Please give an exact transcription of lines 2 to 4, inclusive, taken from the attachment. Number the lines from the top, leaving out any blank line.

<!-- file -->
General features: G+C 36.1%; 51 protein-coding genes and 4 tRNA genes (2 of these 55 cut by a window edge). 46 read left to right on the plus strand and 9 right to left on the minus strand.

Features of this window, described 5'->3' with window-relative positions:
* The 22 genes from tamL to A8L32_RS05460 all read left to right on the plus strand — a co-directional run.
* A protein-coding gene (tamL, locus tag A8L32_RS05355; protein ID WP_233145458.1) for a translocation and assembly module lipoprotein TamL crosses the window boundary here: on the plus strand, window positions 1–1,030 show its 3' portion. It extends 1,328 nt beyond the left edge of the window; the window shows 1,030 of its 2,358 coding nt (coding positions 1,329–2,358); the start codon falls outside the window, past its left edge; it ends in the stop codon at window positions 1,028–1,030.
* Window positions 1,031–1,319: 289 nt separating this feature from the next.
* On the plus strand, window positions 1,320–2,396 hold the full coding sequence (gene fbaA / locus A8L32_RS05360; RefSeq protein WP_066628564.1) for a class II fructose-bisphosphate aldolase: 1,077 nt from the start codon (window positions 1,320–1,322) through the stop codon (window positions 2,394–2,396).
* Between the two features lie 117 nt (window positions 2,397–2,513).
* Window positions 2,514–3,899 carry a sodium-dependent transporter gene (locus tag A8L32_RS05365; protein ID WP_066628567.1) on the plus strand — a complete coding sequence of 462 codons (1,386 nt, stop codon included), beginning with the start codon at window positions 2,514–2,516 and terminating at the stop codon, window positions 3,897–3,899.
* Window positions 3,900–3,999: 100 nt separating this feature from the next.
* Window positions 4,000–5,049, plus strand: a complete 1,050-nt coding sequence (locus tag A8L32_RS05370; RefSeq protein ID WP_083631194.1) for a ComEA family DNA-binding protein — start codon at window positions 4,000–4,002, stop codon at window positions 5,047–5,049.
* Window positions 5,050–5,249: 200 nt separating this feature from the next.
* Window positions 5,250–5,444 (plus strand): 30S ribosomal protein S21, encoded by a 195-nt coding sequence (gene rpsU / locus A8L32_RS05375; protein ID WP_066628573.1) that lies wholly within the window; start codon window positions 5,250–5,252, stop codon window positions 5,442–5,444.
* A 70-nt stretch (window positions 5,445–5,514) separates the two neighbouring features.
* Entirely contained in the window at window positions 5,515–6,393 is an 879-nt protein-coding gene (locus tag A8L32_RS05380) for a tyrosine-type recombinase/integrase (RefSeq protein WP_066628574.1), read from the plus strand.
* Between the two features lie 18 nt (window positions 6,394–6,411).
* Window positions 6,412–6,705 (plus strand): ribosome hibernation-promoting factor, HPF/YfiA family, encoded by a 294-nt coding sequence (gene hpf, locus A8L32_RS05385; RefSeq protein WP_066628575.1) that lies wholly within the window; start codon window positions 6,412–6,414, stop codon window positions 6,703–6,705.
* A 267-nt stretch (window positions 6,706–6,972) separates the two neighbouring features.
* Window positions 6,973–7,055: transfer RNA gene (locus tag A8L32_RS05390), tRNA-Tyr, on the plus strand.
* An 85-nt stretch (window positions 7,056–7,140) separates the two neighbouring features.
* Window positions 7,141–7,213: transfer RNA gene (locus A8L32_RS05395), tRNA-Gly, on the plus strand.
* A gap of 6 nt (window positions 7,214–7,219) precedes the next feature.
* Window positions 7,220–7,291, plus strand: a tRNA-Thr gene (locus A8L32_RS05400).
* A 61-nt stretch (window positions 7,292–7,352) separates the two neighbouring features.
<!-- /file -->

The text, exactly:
Features of this window, described 5'->3' with window-relative positions:
* The 22 genes from tamL to A8L32_RS05460 all read left to right on the plus strand — a co-directional run.
* A protein-coding gene (tamL, locus tag A8L32_RS05355; protein ID WP_233145458.1) for a translocation and assembly module lipoprotein TamL crosses the window boundary here: on the plus strand, window positions 1–1,030 show its 3' portion. It extends 1,328 nt beyond the left edge of the window; the window shows 1,030 of its 2,358 coding nt (coding positions 1,329–2,358); the start codon falls outside the window, past its left edge; it ends in the stop codon at window positions 1,028–1,030.